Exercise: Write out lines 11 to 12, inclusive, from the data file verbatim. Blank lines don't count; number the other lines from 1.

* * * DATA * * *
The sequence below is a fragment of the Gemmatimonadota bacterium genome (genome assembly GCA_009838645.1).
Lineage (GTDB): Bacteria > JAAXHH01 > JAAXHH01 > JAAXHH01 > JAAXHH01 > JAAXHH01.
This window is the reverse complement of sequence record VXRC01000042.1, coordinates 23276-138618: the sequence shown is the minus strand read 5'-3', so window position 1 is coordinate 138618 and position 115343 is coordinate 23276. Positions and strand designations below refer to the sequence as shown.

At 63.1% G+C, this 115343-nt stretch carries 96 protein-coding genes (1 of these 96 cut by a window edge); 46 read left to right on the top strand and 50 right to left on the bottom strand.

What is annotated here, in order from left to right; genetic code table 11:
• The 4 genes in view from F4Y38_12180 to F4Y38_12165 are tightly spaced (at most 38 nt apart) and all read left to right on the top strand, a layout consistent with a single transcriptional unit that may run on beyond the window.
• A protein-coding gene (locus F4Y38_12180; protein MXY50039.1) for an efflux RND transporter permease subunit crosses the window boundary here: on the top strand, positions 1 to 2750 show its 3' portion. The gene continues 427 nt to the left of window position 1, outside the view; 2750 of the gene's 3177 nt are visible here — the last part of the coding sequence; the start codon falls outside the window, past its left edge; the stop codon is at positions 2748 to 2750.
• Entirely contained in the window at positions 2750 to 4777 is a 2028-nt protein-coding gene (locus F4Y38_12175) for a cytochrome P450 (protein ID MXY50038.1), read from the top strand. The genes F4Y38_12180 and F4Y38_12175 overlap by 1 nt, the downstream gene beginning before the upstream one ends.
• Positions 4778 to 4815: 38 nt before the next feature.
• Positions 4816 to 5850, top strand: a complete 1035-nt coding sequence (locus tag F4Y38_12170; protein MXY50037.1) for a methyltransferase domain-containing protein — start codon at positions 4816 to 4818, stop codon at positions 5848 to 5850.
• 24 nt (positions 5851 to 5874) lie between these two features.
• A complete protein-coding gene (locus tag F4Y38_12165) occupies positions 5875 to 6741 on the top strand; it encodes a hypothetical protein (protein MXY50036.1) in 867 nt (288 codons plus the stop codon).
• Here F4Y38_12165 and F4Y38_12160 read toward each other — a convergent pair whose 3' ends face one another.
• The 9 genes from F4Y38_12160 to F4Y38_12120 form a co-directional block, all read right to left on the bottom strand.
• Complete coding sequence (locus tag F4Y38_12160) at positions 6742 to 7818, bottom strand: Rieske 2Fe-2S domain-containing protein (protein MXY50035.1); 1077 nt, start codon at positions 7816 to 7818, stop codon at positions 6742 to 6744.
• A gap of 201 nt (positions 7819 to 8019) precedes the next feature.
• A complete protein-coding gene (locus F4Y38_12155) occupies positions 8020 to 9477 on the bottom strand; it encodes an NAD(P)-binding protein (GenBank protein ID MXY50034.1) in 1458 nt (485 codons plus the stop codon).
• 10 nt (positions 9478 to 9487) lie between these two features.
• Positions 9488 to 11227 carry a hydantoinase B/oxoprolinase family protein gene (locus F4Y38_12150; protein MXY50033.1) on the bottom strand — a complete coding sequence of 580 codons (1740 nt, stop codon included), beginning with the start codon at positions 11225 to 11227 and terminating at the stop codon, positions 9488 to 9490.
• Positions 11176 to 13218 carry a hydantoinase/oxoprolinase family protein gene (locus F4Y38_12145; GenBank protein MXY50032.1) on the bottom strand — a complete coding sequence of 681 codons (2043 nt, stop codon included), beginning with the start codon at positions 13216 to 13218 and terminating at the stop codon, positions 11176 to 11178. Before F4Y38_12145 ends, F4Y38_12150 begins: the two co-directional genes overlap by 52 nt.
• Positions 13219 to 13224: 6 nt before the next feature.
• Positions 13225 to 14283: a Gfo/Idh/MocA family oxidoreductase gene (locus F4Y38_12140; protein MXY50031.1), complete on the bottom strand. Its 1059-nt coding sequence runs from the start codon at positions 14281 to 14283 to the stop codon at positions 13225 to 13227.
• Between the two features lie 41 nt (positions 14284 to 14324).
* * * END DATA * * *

• 24 nt (positions 5851 to 5874) lie between these two features.
• A complete protein-coding gene (locus tag F4Y38_12165) occupies positions 5875 to 6741 on the top strand; it encodes a hypothetical protein (protein MXY50036.1) in 867 nt (288 codons plus the stop codon).